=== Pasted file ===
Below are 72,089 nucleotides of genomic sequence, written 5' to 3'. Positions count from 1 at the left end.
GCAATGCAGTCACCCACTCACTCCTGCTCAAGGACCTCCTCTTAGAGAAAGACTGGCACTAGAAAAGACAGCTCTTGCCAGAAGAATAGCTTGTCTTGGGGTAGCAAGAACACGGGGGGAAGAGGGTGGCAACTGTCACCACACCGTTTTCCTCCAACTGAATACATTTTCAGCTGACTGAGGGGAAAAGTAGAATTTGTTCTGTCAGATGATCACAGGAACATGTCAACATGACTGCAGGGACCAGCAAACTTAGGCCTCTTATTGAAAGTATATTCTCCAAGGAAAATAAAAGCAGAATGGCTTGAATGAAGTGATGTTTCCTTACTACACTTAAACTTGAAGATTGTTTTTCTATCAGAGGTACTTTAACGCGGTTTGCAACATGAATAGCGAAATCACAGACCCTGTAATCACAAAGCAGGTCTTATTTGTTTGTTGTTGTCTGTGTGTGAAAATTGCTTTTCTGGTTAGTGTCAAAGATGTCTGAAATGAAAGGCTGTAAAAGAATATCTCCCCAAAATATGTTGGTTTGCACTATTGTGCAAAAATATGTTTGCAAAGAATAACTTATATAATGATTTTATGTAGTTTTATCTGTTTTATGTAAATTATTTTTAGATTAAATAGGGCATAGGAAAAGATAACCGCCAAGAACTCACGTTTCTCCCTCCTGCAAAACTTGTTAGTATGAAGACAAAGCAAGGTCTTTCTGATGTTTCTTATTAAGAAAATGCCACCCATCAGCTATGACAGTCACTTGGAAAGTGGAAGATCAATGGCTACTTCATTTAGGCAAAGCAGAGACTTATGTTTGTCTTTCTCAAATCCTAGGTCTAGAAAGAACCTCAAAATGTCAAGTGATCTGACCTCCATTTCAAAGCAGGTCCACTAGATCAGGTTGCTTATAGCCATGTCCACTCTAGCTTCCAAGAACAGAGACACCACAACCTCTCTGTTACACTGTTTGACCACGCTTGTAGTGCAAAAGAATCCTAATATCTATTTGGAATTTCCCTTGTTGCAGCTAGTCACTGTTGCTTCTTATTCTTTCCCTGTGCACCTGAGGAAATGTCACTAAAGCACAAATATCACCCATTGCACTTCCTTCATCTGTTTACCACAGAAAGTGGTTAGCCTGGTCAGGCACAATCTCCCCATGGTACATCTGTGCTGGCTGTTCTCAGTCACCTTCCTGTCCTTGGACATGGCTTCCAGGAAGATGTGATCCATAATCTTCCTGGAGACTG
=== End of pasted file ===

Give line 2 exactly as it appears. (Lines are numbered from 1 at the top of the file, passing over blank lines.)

GCAATGCAGTCACCCACTCACTCCTGCTCAAGGACCTCCTCTTAGAGAAAGACTGGCACTAGAAAAGACAGCTCTTGCCAGAAGAATAGCTTGTCTTGGGGTAGCAAGAACACGGGGGGAAGAGGGTGGCAACTGTCACCACACCGTTTTCCTCCAACTGAATACATTTTCAGCTGACTGAGGGGAAAAGTAGAATTTGTTCTGTCAGATGATCACAGGAACATGTCAACATGACTGCAGGGACCAGCAAACTTAGGCCTCTTATTGAAAGTATATTCTCCAAGGAAAATAAAAGCAGAATGGCTTGAATGAAGTGATGTTTCCTTACTACACTTAAACTTGAAGATTGTTTTTCTATCAGAGGTACTTTAACGCGGTTTGCAACATGAATAGCGAAATCACAGACCCTGTAATCACAAAGCAGGTCTTATTTGTTTGTTGTTGTCTGTGTGTGAAAATTGCTTTTCTGGTTAGTGTCAAAGATGTCTGAAATGAAAGGCTGTAAAAGAATATCTCCCCAAAATATGTTGGTTTGCACTATTGTGCAAAAATATGTTTGCAAAGAATAACTTATATAATGATTTTATGTAGTTTTATCTGTTTTATGTAAATTATTTTTAGATTAAATAGGGCATAGGAAAAGATAACCGCCAAGAACTCACGTTTCTCCCTCCTGCAAAACTTGTTAGTATGAAGACAAAGCAAGGTCTTTCTGATGTTTCTTATTAAGAAAATGCCACCCATCAGCTATGACAGTCACTTGGAAAGTGGAAGATCAATGGCTACTTCATTTAGGCAAAGCAGAGACTTATGTTTGTCTTTCTCAAATCCTAGGTCTAGAAAGAACCTCAAAATGTCAAGTGATCTGACCTCCATTTCAAAGCAGGTCCACTAGATCAGGTTGCTTATAGCCATGTCCACTCTAGCTTCCAAGAACAGAGACACCACAACCTCTCTGTTACACTGTTTGACCACGCTTGTAGTGCAAAAGAATCCTAATATCTATTTGGAATTTCCCTTGTTGCAGCTAGTCACTGTTGCTTCTTATTCTTTCCCTGTGCACCTGAGGAAATGTCACTAAAGCACAAATATCACCCATTGCACTTCCTTCATCTGTTTACCACAGAAAGTGGTTAGCCTGGTCAGGCACAATCTCCCCATGGTACATCTGTGCTGGCTGTTCTCAGTCACCTTCCTGTCCTTGGACATGGCTTCCAGGAAGATGTGATCCATAATCTTCCTGGAGACTG